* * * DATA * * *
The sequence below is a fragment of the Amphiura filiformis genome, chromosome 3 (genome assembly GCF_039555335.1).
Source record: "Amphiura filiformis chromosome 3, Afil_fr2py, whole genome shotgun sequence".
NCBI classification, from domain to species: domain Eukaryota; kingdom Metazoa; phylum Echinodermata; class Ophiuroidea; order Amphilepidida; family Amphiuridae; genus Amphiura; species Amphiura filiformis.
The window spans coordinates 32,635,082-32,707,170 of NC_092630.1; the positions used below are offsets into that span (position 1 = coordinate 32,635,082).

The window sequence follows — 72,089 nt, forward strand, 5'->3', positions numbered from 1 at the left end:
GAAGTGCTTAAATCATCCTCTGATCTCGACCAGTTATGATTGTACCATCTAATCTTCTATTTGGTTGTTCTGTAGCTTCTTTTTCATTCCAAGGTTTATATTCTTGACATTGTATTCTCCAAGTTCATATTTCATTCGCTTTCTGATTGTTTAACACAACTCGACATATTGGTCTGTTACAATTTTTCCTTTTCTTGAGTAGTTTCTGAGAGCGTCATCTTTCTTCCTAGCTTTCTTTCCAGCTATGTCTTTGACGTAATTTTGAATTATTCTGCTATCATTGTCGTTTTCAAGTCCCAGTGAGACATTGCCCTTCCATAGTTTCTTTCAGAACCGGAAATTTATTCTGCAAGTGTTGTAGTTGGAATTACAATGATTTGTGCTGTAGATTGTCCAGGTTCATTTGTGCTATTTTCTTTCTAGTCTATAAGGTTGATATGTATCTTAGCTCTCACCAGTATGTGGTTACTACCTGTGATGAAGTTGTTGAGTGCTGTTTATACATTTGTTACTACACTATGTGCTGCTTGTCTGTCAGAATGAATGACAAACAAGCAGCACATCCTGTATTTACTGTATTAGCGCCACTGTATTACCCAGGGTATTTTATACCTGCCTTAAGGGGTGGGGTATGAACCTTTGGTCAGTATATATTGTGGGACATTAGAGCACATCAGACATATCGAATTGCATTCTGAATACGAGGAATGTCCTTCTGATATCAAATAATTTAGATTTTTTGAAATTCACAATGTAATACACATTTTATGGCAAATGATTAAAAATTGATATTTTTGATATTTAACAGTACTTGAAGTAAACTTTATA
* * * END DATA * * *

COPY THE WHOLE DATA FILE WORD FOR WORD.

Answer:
The sequence below is a fragment of the Amphiura filiformis genome, chromosome 3 (genome assembly GCF_039555335.1).
Source record: "Amphiura filiformis chromosome 3, Afil_fr2py, whole genome shotgun sequence".
NCBI classification, from domain to species: domain Eukaryota; kingdom Metazoa; phylum Echinodermata; class Ophiuroidea; order Amphilepidida; family Amphiuridae; genus Amphiura; species Amphiura filiformis.
The window spans coordinates 32,635,082-32,707,170 of NC_092630.1; the positions used below are offsets into that span (position 1 = coordinate 32,635,082).

The window sequence follows — 72,089 nt, forward strand, 5'->3', positions numbered from 1 at the left end:
GAAGTGCTTAAATCATCCTCTGATCTCGACCAGTTATGATTGTACCATCTAATCTTCTATTTGGTTGTTCTGTAGCTTCTTTTTCATTCCAAGGTTTATATTCTTGACATTGTATTCTCCAAGTTCATATTTCATTCGCTTTCTGATTGTTTAACACAACTCGACATATTGGTCTGTTACAATTTTTCCTTTTCTTGAGTAGTTTCTGAGAGCGTCATCTTTCTTCCTAGCTTTCTTTCCAGCTATGTCTTTGACGTAATTTTGAATTATTCTGCTATCATTGTCGTTTTCAAGTCCCAGTGAGACATTGCCCTTCCATAGTTTCTTTCAGAACCGGAAATTTATTCTGCAAGTGTTGTAGTTGGAATTACAATGATTTGTGCTGTAGATTGTCCAGGTTCATTTGTGCTATTTTCTTTCTAGTCTATAAGGTTGATATGTATCTTAGCTCTCACCAGTATGTGGTTACTACCTGTGATGAAGTTGTTGAGTGCTGTTTATACATTTGTTACTACACTATGTGCTGCTTGTCTGTCAGAATGAATGACAAACAAGCAGCACATCCTGTATTTACTGTATTAGCGCCACTGTATTACCCAGGGTATTTTATACCTGCCTTAAGGGGTGGGGTATGAACCTTTGGTCAGTATATATTGTGGGACATTAGAGCACATCAGACATATCGAATTGCATTCTGAATACGAGGAATGTCCTTCTGATATCAAATAATTTAGATTTTTTGAAATTCACAATGTAATACACATTTTATGGCAAATGATTAAAAATTGATATTTTTGATATTTAACAGTACTTGAAGTAAACTTTATA